What about this one: “Well, I’m just going to tell you, but you need to keep it a secret.” This is all fake. It’s fake piety. And sometimes when I’m in those situations and I’m trying to figure out how to respond, I just want to say and sometimes I do and sometimes I don’t, “I probably shouldn’t tell you this but…” Then don’t!! Don’t! If you shouldn’t do it, keep your mouth shut. Somebody asked me the other day what I was preaching on. “The tongue.” “What’s the point?” “Keep your mouth shut!” “I’m not coming.” “I’ll send you the tape.” When someone says, “I probably shouldn’t tell you,” then can we please stand up and say, “Then don’t.” If somebody says, “I’m just going to tell you, but keep it a secret.” Say, “I don’t want secrets. I don’t want to know secrets. If it has to be kept a secret then keep it a secret, don’t tell me.”
I suspect that when we listen to slander and gossip voluntarily, we’re just as guilty as the first, slandering as the person gossips. We feign piety and then the reception of it.
D. Pretend to be really religious – cloak gossip and slander in religious language
A fourth way in which we can sometimes not bridle our tongue is when we pretend to be really religious. We’re good at this. If you have been raised in a church, you are the master of this because we can cloak anything, even gossip and slander, in religious language. We are so good at this.
I am very glad to announce to you that in two years of mid-week prayer services, only once have I heard someone say something I considered slanderous and gossip and it wasn’t someone who goes to our church. Mid-week prayer meetings, historically, can become a cesspool of slander, can’t it? Someone was sharing with me the kind of set phrases as we go through generations and one of the set phrases was, “Well, let me just tell you a little about this person so you will know how to pray better.” Yeah, right. We can be so religious and all it really is is a cloak and God’s not fooled.
Jim Cymbala is the pastor of the Brooklyn Tabernacle and wrote a book, Fresh Wind, Fresh Fire, and there is a half a page here I want to read to you. It’s one of the most powerful things I’ve read. Listen to what he says: “One Sunday about 20 years ago, back in our days in YWCA I said something impromptu while receiving new members into the church that has stuck with us ever since. People were standing in a row across the front before me and as I spoke the Holy Spirit seemed to prompt me to add ‘And now I charge you as pastor of this church that if you ever hear another member speak an unkind word, a criticism or slander against anyone, myself, another pastor, an usher, a choir member or anyone else, you have the authority to stop that person in mid-sentence and say, ‘Excuse me, who hurt you? Who ignored you? Who slighted you? Was it Pastor Cymbala? Let’s go to his office right now. He will get on his knees and apologize to you. And then we’ll pray together so God can restore peace to this body. But we will not let you talk critically about people who are not present to defend themselves.’ New members, please understand that I am entirely serious about this. I want you to help resolve this kind of thing immediately and meanwhile know this, if you are ever the one doing the loose talking, we will confront you.’ To this very day every time we receive new members I say much the same thing. It is always a solemn moment. That is because I know what most easily destroys churches; it is not crack cocaine; it is not government oppression; it is not even lack of funds; rather, it is gossip and slander that grieves the Holy Spirit.” Gossip and slander, a judgmental and critical spirit are fires of the heart that ignite the tongue and destroy lives and destroy churches.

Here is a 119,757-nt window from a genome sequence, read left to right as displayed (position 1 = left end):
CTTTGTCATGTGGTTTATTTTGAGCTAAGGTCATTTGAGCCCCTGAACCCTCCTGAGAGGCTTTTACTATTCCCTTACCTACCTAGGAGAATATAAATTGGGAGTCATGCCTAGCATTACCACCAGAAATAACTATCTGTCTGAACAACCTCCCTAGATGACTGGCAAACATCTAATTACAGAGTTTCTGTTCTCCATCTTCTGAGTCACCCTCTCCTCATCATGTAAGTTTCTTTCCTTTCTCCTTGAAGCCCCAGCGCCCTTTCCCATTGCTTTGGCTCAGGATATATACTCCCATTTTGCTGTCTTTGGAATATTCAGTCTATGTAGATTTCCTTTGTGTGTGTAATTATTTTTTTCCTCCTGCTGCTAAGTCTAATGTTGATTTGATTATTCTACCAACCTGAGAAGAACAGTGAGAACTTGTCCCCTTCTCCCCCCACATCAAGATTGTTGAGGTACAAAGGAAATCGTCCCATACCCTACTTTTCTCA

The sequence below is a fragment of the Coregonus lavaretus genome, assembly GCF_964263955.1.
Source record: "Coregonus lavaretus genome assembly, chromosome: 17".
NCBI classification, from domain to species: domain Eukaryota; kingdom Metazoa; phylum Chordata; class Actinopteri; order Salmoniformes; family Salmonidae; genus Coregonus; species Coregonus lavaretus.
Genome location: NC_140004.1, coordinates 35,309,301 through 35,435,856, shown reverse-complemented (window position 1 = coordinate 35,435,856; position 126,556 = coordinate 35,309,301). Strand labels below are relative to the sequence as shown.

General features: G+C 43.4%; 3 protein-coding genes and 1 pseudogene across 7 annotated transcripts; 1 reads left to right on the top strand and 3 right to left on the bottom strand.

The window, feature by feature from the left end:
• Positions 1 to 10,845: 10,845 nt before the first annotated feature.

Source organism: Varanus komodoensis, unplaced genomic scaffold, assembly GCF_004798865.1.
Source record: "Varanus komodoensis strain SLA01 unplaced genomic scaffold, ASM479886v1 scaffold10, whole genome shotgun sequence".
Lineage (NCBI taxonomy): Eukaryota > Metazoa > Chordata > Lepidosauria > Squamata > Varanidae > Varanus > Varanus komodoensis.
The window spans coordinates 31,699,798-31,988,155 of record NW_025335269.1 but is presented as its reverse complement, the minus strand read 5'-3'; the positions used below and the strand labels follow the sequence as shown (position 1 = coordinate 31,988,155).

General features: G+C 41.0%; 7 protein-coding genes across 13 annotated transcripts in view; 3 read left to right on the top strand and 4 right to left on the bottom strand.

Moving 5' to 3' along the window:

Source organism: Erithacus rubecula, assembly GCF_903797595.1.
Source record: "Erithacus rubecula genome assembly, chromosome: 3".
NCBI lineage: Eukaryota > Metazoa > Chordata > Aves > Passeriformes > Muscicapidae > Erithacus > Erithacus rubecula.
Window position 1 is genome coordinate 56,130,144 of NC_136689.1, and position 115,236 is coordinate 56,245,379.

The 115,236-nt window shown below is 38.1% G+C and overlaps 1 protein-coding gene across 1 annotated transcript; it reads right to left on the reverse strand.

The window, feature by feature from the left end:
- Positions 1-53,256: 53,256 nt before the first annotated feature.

IV. So what are we going to do about it?
So what are we going to do about it? Keep our mouths shut? No, that’s not the answer. Let me suggest three things that we can do about this issue.
A. Start with our heart
We’ve got to start with our hearts and we better start with our own hearts, because it is out of the abundance of the heart that the mouth speaks. So if in our hearts there is arrogance, then the tongue will put the other person down in order to elevate ourselves. If there is sin living in our hearts, then our tongues will seek to destroy; but if there is humility in our hearts, then we will put the needs and the reputation of others ahead of ourselves. If there’s forgiveness in our hearts, then our mouths will be full of tender words seasoned with kindness, with extra servings of grace and thanksgiving. This is one example where legalism just fails. When legalism puts all its emphasis on external conformity, its answer to the tongue is then, just keep your mouth shut. We’ve got to start with our hearts. When we say critical things, when we gossip and we destroy, we’ve got to stop and say, “Why did I say that? What is it inside me that drove me to say that?” It starts in the heart, doesn’t it?